Thursday, June 6, 2013

Ferran Adria

All Data Listed Below from Wikipedia


A liquid olive, one of Adrià's appetizers
Ferran Adrià began his culinary career in 1980 during his stint as a dishwasher at the Hotel Playafels, in the town of Castelldefels. The chef de cuisine at this hotel taught him traditional Spanish cuisine. At 19 he was drafted into military service where he worked as a cook. In 1984, at the age of 22, Adrià joined the kitchen staff of El Bulli as a line cook. Eighteen months later he became the head chef.
In 1994, Ferran Adrià and Juli Soler (his partner) sold 20% of their business to Miquel Horta (a Catalan millionaire and philanthropist and son of the founder of Nenuco) for 120 million Pesetas. This event became a turning point for el Bulli: the money was used to finance an expansion of the kitchen and the relationship with Horta opened the door to new clients, businessmen, and politicians who helped spread the word about the creative experimentation happening at the time in Cala Montjoi.[2]
Along with British chef Heston Blumenthal, Adrià is often associated with "molecular gastronomy," although like Blumenthal the Catalan chef does not consider his cuisine to be of this category.[3] Instead, he has referred to his cooking as deconstructivist.[4] He defines the term as 'Taking a dish that is well known and transforming all its ingredients, or part of them; then modifying the dish's texture, form and/or its temperature. Deconstructed, such a dish will preserve its essence... but its appearance will be radically different from the original's.'[5] His stated goal is to "provide unexpected contrasts of flavour, temperature and texture. Nothing is what it seems. The idea is to provoke, surprise and delight the diner."[6] As he likes to say, "the ideal customer doesn't come to elBulli to eat but to have an experience."
ElBulli was only open for about six months of the year, from mid-June to mid-December. Adrià spent the remaining six months of the year perfecting recipes in the workshop "elBulliTaller" in Barcelona. The restaurant closed on July 30, 2011.[7] It will reopen as a creativity center in 2014.[8]
ElBulli had 3 Michelin stars and was one of the best restaurants in the world. It received first place in the Restaurant Top 50 in 2002. Then in 2005, it ranked second. It was again awarded the first place in 2006, and retained this title in 2007, 2008 and 2009, making a record 5 times in the top spot. In 2010, after elBulli announced it would close for good the next season, the title was awarded to Noma of Copenhagen, Denmark.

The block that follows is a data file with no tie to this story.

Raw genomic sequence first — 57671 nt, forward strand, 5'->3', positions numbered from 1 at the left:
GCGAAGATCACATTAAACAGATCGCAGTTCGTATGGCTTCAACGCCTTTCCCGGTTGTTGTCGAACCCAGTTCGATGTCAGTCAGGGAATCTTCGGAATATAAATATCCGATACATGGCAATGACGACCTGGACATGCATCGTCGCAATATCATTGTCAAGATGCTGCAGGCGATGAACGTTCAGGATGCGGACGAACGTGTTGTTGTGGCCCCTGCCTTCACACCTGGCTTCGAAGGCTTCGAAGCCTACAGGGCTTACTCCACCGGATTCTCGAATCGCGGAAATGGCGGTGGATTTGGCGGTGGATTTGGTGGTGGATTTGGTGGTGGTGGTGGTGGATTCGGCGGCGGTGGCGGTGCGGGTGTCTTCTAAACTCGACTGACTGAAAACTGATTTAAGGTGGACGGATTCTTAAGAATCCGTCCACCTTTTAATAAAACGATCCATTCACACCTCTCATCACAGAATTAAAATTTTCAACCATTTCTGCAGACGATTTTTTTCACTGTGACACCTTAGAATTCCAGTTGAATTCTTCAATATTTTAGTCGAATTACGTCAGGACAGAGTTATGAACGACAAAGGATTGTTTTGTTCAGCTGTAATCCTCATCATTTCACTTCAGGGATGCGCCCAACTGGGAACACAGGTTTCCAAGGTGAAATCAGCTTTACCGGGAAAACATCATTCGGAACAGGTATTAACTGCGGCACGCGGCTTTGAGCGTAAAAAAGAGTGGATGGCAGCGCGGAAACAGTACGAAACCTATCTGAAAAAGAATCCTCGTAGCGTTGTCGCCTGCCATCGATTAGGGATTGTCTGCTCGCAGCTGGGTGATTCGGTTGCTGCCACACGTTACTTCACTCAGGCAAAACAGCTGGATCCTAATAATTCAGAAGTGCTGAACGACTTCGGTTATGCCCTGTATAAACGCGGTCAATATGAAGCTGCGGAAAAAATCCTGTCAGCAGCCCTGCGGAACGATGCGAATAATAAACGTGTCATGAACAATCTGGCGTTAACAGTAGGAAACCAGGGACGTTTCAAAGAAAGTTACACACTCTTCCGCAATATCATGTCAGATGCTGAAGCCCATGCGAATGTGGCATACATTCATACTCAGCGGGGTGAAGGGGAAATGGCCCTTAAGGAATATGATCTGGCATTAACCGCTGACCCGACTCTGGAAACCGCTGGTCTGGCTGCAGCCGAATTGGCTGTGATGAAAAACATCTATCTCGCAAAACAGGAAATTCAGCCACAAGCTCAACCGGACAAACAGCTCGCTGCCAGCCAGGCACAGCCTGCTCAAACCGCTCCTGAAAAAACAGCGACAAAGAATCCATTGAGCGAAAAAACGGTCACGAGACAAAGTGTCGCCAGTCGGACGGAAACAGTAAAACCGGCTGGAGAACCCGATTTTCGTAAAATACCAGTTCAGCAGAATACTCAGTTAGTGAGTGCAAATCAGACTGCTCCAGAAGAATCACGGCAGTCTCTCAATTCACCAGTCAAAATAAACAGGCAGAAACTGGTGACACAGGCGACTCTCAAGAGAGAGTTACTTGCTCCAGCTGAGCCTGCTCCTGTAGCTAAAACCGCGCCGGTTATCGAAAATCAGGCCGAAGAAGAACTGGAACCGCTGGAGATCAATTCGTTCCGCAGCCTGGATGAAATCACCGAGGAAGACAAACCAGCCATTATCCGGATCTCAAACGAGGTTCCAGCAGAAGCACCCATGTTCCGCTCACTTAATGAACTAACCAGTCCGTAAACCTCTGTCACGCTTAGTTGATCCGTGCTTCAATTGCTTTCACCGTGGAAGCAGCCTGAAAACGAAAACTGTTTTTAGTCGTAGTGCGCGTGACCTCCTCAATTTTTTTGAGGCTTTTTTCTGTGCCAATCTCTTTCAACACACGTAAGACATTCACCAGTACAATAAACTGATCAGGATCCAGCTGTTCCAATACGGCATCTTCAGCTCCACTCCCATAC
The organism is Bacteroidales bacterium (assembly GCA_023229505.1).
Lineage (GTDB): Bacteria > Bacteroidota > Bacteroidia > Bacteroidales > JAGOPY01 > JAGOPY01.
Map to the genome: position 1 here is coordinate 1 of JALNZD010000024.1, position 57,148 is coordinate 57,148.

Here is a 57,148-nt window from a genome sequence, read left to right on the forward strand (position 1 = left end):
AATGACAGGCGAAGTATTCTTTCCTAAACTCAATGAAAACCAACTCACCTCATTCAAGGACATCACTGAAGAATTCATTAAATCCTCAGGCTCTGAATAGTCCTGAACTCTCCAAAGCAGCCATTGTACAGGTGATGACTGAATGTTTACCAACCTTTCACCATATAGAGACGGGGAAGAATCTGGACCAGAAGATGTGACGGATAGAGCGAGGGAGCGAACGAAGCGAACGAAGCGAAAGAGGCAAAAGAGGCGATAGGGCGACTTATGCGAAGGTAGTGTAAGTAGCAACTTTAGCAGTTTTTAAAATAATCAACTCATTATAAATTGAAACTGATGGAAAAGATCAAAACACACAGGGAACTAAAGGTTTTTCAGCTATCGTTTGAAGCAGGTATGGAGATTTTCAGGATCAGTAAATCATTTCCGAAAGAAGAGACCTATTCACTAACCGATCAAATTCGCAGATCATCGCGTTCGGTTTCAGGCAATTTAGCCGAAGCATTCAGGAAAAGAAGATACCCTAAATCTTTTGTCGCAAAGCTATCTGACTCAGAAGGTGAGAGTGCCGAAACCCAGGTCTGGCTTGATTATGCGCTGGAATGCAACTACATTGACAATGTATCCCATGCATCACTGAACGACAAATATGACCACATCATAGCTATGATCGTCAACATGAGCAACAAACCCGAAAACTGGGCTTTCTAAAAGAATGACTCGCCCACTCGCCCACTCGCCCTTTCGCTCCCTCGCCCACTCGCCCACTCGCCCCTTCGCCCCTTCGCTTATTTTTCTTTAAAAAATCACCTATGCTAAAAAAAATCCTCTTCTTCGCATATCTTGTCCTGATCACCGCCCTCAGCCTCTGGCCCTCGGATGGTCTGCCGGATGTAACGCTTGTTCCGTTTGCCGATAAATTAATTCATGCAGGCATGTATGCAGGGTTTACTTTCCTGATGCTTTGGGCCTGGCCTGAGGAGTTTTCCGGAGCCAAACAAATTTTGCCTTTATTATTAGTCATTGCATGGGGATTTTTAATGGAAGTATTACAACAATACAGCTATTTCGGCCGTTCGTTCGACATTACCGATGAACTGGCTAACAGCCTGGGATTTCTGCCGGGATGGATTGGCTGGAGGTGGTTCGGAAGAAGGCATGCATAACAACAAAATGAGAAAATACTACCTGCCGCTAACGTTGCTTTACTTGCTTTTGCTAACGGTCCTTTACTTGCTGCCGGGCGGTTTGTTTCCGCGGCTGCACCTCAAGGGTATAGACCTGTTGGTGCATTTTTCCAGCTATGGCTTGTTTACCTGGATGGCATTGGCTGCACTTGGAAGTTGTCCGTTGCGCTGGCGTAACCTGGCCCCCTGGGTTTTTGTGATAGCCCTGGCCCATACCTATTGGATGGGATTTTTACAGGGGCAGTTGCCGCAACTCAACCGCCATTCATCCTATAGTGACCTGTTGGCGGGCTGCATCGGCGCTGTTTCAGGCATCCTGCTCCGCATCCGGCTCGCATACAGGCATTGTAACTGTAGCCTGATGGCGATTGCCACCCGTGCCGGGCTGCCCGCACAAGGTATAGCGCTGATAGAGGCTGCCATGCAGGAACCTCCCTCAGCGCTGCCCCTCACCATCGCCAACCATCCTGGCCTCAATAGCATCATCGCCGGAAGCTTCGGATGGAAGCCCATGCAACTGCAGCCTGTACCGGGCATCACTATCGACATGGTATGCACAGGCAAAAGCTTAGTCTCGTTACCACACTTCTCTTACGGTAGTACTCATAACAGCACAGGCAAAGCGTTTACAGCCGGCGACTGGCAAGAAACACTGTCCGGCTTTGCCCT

Adrià is well known for creating "culinary foam." Adrià explored foams created without the addition of cream or egg white; foams are made of a flavoured liquid and an additive (such as lecithin), then aerated through a variety of methods, including whipping with animmersion blender or extrusion from a siphon bottle equipped with N2O cartridges. Further culinary processes (such as freeze-drying or freezing with liquid nitrogen) may be applied to foams as well. Using a single flavoured liquid allows the flavour of the final product to be less diluted and thus more intense.
Adrià is the author of several cookbooks including A Day at El BulliEl Bulli 2003–2004 and Cocinar en Casa (Cooking at Home). With his young assistant Daniel Picard, Adrià has made almonds into cheese and asparagus into bread with the help of natural ingredients.[9]
Adrià has been a featured chef on Great Chefs television.[10]
In the fall of 2010, Adrià and José Andrés will teach a culinary physics course "Science and Cooking" at Harvard University.[11]
In October 2010, Adrià announces an alliance with Telefónica.[12]
In March 2012 he announced the new project he's working on: LaBullipedia.[13] In a later interview he described as "A Western haute cuisine Wikipedia at the service of information but also creativity".[14]


Adrià denounced his fellow 3-star Michelin cook Santi Santamaria who described his approach to cuisine as "pretentious". TraditionalistSanti Santamaria attacked Adrià's dishes in El Bulli as unhealthy, alleging that "Adrià's dishes are designed to impress rather than satisfy and used chemicals that actually put diners' health at risk". Top chefs, however, accused Santamaria, who runs the 3-star Can Fabes also in Catalonia, of envy and "endangering the reputations of Spanish kitchens".[21] The criticism has split top Spanish chefs into pro- and anti-Adrià camps.[22] Unusual dishes that have been criticized include frozen whisky sour candy, white garlic and almond sorbet, tobacco-flavoured blackberry crushed ice and Kellogg's paella (Rice Krispies, shrimp heads and vanilla-flavoured mashed potatoes).
German food writer, Jörg Zipprick, accused Adrià of more or less poisoning his customers with the additives he uses in his cuisine and said that Adrià's menu should carry health warnings: "These colorants, gelling agents, emulsifiers, acidifiers and taste enhancers that Adrià has introduced massively into his dishes to obtain extraordinary textures, tastes and sensations do not have a neutral impact on health".[23]


In October 2008, Ferran Adrià published A Day At El Bulli along with Juli Soler, and Albert Adrià. The book describes 24-hours at the El Bulli restaurant, with images, commentary, photographs and 30 recipes. Most of the recipes included are complex and require many out-of-the ordinary kitchen appliances, such as a Pacojet, freeze-dryer, liquid nitrogen tank, candyfloss machine and Perspex molds.

No comments:

Post a Comment